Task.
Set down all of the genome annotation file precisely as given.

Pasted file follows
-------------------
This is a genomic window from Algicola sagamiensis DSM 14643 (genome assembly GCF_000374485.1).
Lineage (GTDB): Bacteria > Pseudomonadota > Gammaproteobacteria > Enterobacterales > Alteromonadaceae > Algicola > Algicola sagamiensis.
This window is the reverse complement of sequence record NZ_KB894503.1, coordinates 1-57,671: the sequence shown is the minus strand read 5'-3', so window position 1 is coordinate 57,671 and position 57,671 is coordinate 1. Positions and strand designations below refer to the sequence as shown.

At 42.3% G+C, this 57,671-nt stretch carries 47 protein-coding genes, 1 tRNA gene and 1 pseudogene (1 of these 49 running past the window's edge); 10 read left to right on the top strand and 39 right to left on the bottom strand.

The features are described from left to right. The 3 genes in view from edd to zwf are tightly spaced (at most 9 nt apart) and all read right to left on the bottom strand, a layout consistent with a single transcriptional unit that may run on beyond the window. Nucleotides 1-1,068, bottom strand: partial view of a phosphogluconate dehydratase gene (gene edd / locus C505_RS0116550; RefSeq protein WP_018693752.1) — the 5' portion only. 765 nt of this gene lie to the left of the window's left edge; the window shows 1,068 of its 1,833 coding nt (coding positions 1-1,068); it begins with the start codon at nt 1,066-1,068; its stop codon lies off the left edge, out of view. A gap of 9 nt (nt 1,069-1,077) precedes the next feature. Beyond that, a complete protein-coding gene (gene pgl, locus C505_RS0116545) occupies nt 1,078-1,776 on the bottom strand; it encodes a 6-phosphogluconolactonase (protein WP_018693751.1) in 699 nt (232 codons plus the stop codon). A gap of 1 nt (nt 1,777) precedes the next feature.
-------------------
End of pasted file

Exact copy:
This is a genomic window from Algicola sagamiensis DSM 14643 (genome assembly GCF_000374485.1).
Lineage (GTDB): Bacteria > Pseudomonadota > Gammaproteobacteria > Enterobacterales > Alteromonadaceae > Algicola > Algicola sagamiensis.
This window is the reverse complement of sequence record NZ_KB894503.1, coordinates 1-57,671: the sequence shown is the minus strand read 5'-3', so window position 1 is coordinate 57,671 and position 57,671 is coordinate 1. Positions and strand designations below refer to the sequence as shown.

At 42.3% G+C, this 57,671-nt stretch carries 47 protein-coding genes, 1 tRNA gene and 1 pseudogene (1 of these 49 running past the window's edge); 10 read left to right on the top strand and 39 right to left on the bottom strand.

The features are described from left to right. The 3 genes in view from edd to zwf are tightly spaced (at most 9 nt apart) and all read right to left on the bottom strand, a layout consistent with a single transcriptional unit that may run on beyond the window. Nucleotides 1-1,068, bottom strand: partial view of a phosphogluconate dehydratase gene (gene edd / locus C505_RS0116550; RefSeq protein WP_018693752.1) — the 5' portion only. 765 nt of this gene lie to the left of the window's left edge; the window shows 1,068 of its 1,833 coding nt (coding positions 1-1,068); it begins with the start codon at nt 1,066-1,068; its stop codon lies off the left edge, out of view. A gap of 9 nt (nt 1,069-1,077) precedes the next feature. Beyond that, a complete protein-coding gene (gene pgl, locus C505_RS0116545) occupies nt 1,078-1,776 on the bottom strand; it encodes a 6-phosphogluconolactonase (protein WP_018693751.1) in 699 nt (232 codons plus the stop codon). A gap of 1 nt (nt 1,777) precedes the next feature.